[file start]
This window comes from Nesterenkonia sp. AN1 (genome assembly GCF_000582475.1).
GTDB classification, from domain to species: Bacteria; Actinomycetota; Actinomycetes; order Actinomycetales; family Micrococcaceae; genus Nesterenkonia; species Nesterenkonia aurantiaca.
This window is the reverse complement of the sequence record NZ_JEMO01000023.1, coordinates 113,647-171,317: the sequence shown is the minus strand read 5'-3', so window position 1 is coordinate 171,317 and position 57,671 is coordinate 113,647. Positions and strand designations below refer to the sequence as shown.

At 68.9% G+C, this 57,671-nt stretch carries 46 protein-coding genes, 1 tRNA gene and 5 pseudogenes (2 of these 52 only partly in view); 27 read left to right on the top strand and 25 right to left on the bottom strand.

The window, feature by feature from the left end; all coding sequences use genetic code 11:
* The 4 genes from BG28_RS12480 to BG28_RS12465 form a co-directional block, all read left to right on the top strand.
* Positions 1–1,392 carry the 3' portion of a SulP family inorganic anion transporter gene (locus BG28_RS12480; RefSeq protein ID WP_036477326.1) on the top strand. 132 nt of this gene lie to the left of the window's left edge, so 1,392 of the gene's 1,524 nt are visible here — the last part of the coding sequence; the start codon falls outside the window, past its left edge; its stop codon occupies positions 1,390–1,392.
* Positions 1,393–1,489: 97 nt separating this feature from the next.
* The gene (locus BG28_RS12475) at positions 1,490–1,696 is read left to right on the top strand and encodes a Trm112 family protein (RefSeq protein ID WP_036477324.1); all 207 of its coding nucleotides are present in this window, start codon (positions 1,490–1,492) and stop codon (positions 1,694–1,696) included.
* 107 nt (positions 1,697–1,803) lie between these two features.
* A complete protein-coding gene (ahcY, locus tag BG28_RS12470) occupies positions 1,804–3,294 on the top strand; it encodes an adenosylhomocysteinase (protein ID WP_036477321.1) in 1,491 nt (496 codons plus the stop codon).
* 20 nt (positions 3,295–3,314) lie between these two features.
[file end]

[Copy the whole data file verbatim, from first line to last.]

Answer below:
This window comes from Nesterenkonia sp. AN1 (genome assembly GCF_000582475.1).
GTDB classification, from domain to species: Bacteria; Actinomycetota; Actinomycetes; order Actinomycetales; family Micrococcaceae; genus Nesterenkonia; species Nesterenkonia aurantiaca.
This window is the reverse complement of the sequence record NZ_JEMO01000023.1, coordinates 113,647-171,317: the sequence shown is the minus strand read 5'-3', so window position 1 is coordinate 171,317 and position 57,671 is coordinate 113,647. Positions and strand designations below refer to the sequence as shown.

At 68.9% G+C, this 57,671-nt stretch carries 46 protein-coding genes, 1 tRNA gene and 5 pseudogenes (2 of these 52 only partly in view); 27 read left to right on the top strand and 25 right to left on the bottom strand.

The window, feature by feature from the left end; all coding sequences use genetic code 11:
* The 4 genes from BG28_RS12480 to BG28_RS12465 form a co-directional block, all read left to right on the top strand.
* Positions 1–1,392 carry the 3' portion of a SulP family inorganic anion transporter gene (locus BG28_RS12480; RefSeq protein ID WP_036477326.1) on the top strand. 132 nt of this gene lie to the left of the window's left edge, so 1,392 of the gene's 1,524 nt are visible here — the last part of the coding sequence; the start codon falls outside the window, past its left edge; its stop codon occupies positions 1,390–1,392.
* Positions 1,393–1,489: 97 nt separating this feature from the next.
* The gene (locus BG28_RS12475) at positions 1,490–1,696 is read left to right on the top strand and encodes a Trm112 family protein (RefSeq protein ID WP_036477324.1); all 207 of its coding nucleotides are present in this window, start codon (positions 1,490–1,492) and stop codon (positions 1,694–1,696) included.
* 107 nt (positions 1,697–1,803) lie between these two features.
* A complete protein-coding gene (ahcY, locus tag BG28_RS12470) occupies positions 1,804–3,294 on the top strand; it encodes an adenosylhomocysteinase (protein ID WP_036477321.1) in 1,491 nt (496 codons plus the stop codon).
* 20 nt (positions 3,295–3,314) lie between these two features.